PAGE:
This is a good riff. While it is trash-talk, it’s hard to say that it’s not only absurdist humor, but also observational as it is riddled with meta pop culture references. In and of itself, this whole promotional tour is a kernel of pop culture, but to reference a Kardashian in the midst of this? Transcendent!

But, that’s kind of the point, here, no? Comedians perform comedy because ostensibly, they love it. That’s being naive and reductive to some extent, though. Largely, stand-up paves the way to movies, albums, specials, and you guessed it, tours. Just because Conor is doing it in reverse doesn’t make this enterprise any less legitimate. I would venture to say that each and every promo that he’s done completes an Andy Kaufman-esque schtick, including going full heel and being an open adversary to the crowd.

Furthermore, from a lay perspective, I just don’t see much in the way of difference between Conor’s singular white-hot focus in trash-talking Mayweather into become a decent, if-not-great, stand-up routine, and Bill Burr’s improvised riff on the city of Philadelphia.

With respect to the above video, I would estimate that a good 10 minutes of the 17 minute duration is dedicated to the craft of stand-up. From what I understand, a good stand-up can command a room and control the audience in that even if they don’t have A+ material, they can at least manipulate the crowd into thinking a C- joke is worthy of a chuckle, they can reel them in with a knockout A+ gag. It’s very much a conductor orchestrating a symphony with crescendos and decrescendos. You can’t just tommy-gun A+ material and then lob a handful of grenades of flunkie jokes, the routine has to build from those highs and lows. Or, and perhaps more relevant, a boxer well-versed in the rope-a-dope stratagem of fighting. And, look what Conor does here. There’s a whole bunch of charisma and charm to keep the audience under his thrall, only to be knocked right back on their asses with a wonderful observational bit.

This isn’t a necessarily new affair either. Whereas pro stand-ups often ply their trade throughout open mics, it’s not so different than Conor absolutely obliterating opponents verbally in the ring. So, the open mic thing works out, and now that same comic is invited to open for the touring act breezing through town. On the other hand, Conor McGregor was given more of a forum through promotional duties where some of his best schtick played out. The progression is obvious, a comic gets more opportunities, sooner or later he or she may be asked to tour, and where is Conor McGregor currently? On tour. What is he touring on? The source of his best material, his fighting whereas another comedian may tour on a special or album.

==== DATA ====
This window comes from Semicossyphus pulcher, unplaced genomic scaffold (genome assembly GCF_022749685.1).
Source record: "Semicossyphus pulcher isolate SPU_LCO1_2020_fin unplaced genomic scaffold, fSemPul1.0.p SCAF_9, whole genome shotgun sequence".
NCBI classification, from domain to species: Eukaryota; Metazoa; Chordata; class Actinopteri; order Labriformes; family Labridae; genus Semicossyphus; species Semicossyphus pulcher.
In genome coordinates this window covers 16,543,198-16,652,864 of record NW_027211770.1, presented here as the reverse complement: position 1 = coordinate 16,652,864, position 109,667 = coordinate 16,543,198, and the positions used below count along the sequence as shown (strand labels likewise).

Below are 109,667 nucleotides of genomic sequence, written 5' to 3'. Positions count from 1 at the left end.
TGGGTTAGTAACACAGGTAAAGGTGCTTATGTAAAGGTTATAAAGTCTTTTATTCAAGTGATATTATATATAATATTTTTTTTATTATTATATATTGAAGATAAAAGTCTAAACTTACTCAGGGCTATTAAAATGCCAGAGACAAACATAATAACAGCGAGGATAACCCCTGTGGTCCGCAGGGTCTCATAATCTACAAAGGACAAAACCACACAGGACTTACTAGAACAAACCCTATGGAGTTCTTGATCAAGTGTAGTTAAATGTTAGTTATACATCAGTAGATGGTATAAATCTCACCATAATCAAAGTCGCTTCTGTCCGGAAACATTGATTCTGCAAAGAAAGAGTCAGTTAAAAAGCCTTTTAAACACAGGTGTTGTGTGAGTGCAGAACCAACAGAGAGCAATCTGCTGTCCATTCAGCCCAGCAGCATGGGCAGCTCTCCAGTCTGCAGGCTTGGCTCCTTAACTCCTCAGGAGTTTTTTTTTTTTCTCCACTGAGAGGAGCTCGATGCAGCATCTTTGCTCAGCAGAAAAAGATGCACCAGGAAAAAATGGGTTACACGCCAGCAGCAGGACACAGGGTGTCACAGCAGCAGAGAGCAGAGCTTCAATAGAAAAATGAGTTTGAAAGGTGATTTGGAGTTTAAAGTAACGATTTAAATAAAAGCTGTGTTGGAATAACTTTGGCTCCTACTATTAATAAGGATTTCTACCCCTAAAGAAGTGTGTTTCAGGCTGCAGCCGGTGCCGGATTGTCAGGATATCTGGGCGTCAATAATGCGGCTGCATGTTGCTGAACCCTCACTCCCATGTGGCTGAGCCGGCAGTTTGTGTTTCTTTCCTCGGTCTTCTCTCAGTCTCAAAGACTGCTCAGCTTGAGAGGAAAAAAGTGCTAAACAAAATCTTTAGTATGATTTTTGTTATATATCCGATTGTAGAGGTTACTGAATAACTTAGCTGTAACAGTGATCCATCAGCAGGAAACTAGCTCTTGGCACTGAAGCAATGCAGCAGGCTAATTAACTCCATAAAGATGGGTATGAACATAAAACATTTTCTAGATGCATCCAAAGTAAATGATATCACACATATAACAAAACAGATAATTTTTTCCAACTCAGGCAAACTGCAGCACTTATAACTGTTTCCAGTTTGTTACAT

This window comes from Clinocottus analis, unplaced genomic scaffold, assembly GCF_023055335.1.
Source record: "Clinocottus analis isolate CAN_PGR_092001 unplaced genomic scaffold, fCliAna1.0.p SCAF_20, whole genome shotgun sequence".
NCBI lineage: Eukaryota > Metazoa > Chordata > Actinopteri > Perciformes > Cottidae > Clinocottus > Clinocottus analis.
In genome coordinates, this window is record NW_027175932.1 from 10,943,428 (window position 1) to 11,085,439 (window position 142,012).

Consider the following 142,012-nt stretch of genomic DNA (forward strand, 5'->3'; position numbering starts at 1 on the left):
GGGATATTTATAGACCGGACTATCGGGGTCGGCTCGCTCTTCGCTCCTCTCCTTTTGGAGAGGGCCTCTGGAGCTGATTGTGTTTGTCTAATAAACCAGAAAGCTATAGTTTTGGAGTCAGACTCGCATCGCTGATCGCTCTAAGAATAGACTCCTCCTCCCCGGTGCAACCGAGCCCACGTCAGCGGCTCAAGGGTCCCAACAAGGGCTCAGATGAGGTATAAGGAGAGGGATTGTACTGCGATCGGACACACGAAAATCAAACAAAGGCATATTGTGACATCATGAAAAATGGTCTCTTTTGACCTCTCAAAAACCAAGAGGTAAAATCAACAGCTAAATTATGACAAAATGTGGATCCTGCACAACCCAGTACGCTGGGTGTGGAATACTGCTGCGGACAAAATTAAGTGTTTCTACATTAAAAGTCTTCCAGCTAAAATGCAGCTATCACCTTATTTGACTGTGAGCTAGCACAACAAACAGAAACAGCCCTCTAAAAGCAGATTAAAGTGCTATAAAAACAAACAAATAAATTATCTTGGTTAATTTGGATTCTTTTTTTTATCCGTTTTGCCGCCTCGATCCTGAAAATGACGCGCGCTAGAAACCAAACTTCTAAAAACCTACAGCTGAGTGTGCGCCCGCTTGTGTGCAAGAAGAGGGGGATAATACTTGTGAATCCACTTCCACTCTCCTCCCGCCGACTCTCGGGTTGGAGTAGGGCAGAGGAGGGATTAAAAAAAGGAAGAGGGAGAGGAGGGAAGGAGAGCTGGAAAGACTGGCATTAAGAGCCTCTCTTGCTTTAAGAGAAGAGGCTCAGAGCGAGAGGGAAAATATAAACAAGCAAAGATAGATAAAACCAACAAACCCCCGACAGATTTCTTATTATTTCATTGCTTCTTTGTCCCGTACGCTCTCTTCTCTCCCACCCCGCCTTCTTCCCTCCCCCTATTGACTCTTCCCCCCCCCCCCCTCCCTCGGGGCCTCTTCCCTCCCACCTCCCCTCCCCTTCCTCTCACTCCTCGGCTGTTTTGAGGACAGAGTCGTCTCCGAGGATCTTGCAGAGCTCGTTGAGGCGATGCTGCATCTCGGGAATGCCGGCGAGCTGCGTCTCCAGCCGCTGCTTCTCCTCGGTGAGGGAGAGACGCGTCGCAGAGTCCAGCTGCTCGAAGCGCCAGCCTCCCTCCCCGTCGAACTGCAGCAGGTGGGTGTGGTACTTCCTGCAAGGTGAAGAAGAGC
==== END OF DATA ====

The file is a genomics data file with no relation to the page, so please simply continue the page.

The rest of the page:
So, if being a good stand-up means that you have the wit and charisma to work a room, I think it’s obvious that we can check that off for Conor, here. If the machinations of stand-up are working for years to craft a routine and a particular voice, we have yet another big fat check. If being a professional stand-up means that you are compensated for your services, I believe that is another check in the box of legitimacy. And, if success of a stand-up is measured in the opportunities obtained through your talent and mastery, well I think we have all we need to know.

Let it be known that I am aware that Conor’s schtick is mostly trash talk. But, I would also point out that HERE is the precise difference between a trash talker, and a comedian. The timing, baby! The wit!

And what is any great comedian without a strong-as-hell closer? Simply god-tier stuff.


Is Conor McGregor a professional comic: I don’t know, but probably.

A few assorted musings:

I would be nothing without mentioning Dana White’s incredible coke bloat that bats lead-off in the embedded video. The guy looks like a Grand Theft Auto Vice City goon likely named “Don Parmigiana.”

Really, is the only difference between Dana White and Alex Jones a bad toupee?

Also, yes, Conor, fuck Showtime, they should’ve euthanized Dexter after the fourth season, and definitely before this shit. Jesus fucking Christ.